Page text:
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Asymetrical Design: Can It Be Practical?

by Kuhrich on Tuesday, November 5, 2013

An asymmetrical design lacks balance and uniformity. It does not have two sides that are mirror images of each other. This type of design is more casual and dynamic than symmetrical balance. The building or home breaks the rules of design by having an imbalance often two sides or a shape that are different. It is effective building design when you want to draw attention and break the monotony of the design.

There are many examples of successful asymmetrical designed homes and buildings. This means that asymmetrical design can be practical and purposeful. Many are attractive and interesting to look at from every angle. Often the design is modern and spacious inside and out. The unusual angles and shapes of walls, roofs and rooms gives the building a futuristic look.

Many homes are designed to meet clients expectations. These home are often spacious with little clutter and plenty of light coming in from windows. This type of design sets a home apart from others. These homes use state of the art heating and cooling systems like solar panels, internal thermal mass, and natural ventilation. Many country homes are asymmetrical designs with two levels.

An asymmetrical house can be balanced and designed for the modern lifestyle. Most feature an uneven shape, unusual building materials, and open spaces. Angles and geometric shapes lend to the design of asymmetrical homes. Many have unique roofs, a variety of window designs, and plenty of space.

Asymmetrical design can work well with odd shaped land where a traditional home would not fit. These odd shaped home are often minimalist in design using the best materials like wood, stone, concrete, and glass. Often eco friendly materials and concepts are part of the overall design.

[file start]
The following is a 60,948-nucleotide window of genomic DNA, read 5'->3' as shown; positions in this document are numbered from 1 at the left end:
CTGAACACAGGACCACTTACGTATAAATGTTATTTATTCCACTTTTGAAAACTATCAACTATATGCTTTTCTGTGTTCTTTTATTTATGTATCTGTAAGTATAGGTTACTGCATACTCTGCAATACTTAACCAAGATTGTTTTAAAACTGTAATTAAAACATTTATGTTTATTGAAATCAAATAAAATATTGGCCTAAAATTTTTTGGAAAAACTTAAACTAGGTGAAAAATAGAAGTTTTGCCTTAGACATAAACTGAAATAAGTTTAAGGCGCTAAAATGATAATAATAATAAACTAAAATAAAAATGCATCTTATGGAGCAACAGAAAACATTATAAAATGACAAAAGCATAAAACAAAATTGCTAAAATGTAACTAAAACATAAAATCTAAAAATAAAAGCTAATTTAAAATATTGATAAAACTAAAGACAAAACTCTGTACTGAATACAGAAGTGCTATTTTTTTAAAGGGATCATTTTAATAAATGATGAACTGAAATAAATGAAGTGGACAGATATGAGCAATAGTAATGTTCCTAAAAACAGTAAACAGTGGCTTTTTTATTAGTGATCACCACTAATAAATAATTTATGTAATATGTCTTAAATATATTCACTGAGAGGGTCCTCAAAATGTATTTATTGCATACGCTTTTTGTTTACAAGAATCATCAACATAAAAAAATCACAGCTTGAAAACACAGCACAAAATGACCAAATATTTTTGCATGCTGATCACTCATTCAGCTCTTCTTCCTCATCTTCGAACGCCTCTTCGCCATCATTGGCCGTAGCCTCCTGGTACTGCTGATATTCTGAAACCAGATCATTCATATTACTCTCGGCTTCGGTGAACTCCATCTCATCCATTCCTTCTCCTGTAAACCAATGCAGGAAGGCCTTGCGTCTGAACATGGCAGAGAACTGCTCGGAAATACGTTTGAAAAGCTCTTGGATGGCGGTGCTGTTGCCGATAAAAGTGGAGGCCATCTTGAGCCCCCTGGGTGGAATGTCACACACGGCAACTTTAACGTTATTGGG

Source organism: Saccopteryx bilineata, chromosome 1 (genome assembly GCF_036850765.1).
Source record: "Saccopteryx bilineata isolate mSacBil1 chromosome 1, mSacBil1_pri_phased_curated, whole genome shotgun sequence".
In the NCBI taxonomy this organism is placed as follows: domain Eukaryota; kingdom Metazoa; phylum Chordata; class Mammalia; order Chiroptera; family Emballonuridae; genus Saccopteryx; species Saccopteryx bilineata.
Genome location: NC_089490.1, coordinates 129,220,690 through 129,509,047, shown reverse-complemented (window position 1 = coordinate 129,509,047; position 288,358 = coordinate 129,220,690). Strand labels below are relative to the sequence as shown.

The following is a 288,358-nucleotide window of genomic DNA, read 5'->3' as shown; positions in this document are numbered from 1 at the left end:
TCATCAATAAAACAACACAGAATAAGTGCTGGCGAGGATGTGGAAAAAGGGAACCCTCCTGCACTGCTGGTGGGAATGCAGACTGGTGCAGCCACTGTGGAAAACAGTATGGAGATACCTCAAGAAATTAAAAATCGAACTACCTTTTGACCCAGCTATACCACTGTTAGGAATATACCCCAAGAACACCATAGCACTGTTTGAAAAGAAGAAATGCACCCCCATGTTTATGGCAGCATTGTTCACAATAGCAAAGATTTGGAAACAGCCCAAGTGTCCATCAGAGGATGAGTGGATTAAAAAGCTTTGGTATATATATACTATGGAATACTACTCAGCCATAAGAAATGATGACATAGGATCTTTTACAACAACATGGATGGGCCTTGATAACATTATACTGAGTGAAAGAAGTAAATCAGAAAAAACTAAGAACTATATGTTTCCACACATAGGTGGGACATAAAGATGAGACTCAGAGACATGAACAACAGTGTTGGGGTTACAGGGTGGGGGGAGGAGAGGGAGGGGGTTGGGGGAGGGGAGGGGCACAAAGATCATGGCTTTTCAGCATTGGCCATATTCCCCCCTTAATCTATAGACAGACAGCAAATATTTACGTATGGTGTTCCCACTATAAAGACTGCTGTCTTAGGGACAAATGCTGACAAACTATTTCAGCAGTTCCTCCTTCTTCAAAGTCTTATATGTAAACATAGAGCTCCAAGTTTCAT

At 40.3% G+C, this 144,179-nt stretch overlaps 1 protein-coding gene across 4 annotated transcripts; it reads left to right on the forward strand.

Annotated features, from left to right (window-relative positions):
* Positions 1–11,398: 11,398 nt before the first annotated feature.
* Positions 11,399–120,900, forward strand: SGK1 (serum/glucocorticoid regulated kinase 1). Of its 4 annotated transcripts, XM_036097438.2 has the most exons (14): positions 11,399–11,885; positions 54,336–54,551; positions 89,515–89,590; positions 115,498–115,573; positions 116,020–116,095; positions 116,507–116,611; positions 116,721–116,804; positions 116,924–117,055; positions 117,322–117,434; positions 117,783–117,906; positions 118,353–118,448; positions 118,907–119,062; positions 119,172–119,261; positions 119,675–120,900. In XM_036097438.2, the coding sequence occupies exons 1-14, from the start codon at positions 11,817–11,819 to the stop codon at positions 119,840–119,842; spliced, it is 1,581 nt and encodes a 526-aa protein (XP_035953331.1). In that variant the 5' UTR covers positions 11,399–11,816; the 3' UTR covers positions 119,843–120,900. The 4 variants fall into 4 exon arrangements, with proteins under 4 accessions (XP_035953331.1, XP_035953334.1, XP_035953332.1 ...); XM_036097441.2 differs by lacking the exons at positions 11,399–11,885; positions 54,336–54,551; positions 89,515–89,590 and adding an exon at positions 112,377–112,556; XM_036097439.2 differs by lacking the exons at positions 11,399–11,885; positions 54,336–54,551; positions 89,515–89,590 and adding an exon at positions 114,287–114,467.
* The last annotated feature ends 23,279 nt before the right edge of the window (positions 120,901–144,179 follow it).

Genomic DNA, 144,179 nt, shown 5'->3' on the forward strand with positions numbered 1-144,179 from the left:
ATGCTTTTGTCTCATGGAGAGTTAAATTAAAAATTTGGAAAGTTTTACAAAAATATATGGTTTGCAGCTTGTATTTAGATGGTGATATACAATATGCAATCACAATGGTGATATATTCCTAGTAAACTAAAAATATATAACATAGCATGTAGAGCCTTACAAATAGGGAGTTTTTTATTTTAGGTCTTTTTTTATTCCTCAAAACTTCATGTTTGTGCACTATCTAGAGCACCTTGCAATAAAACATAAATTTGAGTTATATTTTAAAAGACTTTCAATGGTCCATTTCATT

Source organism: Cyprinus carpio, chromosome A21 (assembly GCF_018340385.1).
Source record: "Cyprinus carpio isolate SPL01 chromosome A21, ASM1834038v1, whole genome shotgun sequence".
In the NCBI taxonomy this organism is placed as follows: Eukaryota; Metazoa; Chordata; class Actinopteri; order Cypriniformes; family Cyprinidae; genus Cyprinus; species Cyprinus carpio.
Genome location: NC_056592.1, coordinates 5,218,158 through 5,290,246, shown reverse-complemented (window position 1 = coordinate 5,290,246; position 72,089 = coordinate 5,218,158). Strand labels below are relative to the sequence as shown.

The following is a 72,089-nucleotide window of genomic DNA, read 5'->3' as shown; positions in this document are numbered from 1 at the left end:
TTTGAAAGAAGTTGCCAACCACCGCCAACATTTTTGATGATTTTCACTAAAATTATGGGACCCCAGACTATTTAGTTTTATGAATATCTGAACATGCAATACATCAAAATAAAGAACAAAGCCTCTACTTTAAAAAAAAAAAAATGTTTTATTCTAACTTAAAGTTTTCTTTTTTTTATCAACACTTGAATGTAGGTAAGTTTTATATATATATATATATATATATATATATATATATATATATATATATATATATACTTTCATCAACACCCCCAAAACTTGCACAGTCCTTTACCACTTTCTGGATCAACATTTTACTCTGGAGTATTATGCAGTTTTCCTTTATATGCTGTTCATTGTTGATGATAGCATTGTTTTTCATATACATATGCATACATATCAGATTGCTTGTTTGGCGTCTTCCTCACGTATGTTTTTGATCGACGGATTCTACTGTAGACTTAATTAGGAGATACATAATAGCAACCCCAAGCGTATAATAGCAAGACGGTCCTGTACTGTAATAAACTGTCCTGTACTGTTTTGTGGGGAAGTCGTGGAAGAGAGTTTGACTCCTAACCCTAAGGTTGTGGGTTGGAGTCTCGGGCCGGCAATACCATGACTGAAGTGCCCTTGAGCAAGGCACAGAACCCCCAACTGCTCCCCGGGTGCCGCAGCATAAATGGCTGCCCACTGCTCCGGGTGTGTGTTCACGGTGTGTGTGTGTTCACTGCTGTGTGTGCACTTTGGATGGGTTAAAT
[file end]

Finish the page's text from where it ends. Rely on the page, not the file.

In Jersey City there is an custom built home of asymmetrical design built by Richard Garber and Nicole Robertson of Gro Architects in New York. The owner wanted a concrete home using a fixed budget. It has a modern asymmetrical peaked roof that works because its at the end of the street. It has an angular design, radiant floor boards, a kitchen designed with salvaged appliances and cabinets. Concrete which it is made from is a long wearing material and easy to keep up.

For those that want asymmetrical design in their home it can be practical and eco friendly. These are two reasons to consider a custom home with this design.

http://www.nj.com/homegarden/index.ssf/2010/08/building_an_asymmetrically_sha.html 

+Ken Uhrich is lead Estimator and Purchaser at Custom Home Group, a Design/Build company, located in Lancaster County, PA. You can follow Ken on Twitter: @kuhrich Or visit his company website: www.customhomegroup.com